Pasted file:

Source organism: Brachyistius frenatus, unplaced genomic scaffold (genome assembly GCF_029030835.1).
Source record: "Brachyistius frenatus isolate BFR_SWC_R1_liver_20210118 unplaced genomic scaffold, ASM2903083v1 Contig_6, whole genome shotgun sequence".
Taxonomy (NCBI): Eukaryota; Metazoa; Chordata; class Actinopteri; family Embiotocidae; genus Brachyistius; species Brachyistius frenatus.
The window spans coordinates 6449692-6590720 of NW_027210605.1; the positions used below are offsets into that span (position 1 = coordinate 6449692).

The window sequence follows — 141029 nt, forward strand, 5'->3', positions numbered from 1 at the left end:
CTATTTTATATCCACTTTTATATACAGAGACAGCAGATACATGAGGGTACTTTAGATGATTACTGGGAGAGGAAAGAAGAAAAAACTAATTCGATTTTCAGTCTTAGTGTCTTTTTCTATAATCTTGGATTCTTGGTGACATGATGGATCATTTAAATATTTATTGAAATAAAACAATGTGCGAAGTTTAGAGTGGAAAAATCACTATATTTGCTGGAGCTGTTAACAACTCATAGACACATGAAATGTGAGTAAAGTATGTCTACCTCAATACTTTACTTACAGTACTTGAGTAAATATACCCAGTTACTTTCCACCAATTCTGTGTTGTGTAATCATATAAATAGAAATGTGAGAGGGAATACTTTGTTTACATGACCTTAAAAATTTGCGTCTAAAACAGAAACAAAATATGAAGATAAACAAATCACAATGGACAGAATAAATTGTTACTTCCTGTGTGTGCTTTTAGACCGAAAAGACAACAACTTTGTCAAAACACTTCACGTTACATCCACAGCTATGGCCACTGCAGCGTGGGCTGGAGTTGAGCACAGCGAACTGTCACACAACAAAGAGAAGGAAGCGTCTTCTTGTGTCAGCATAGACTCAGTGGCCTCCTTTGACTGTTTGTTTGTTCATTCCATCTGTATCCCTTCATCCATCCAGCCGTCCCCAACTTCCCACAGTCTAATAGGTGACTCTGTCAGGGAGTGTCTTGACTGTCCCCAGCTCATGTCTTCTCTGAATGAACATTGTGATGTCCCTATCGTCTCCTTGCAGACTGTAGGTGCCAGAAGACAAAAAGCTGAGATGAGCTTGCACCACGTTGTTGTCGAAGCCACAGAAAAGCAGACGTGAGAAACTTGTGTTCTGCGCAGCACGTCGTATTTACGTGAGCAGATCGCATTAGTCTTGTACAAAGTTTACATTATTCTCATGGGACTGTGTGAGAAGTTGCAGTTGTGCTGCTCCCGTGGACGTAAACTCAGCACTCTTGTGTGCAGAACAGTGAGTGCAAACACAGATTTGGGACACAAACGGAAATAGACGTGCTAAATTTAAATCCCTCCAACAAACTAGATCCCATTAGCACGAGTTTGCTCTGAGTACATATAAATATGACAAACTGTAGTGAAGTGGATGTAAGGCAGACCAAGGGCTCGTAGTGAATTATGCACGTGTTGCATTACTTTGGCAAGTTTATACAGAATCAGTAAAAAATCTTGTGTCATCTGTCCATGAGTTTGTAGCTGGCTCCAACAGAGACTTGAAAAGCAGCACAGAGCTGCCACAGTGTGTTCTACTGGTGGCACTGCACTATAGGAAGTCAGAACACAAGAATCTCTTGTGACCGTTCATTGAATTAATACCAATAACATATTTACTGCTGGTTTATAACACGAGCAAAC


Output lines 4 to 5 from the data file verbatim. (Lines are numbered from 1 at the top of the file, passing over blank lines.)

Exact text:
The window spans coordinates 6449692-6590720 of NW_027210605.1; the positions used below are offsets into that span (position 1 = coordinate 6449692).

The window sequence follows — 141029 nt, forward strand, 5'->3', positions numbered from 1 at the left end: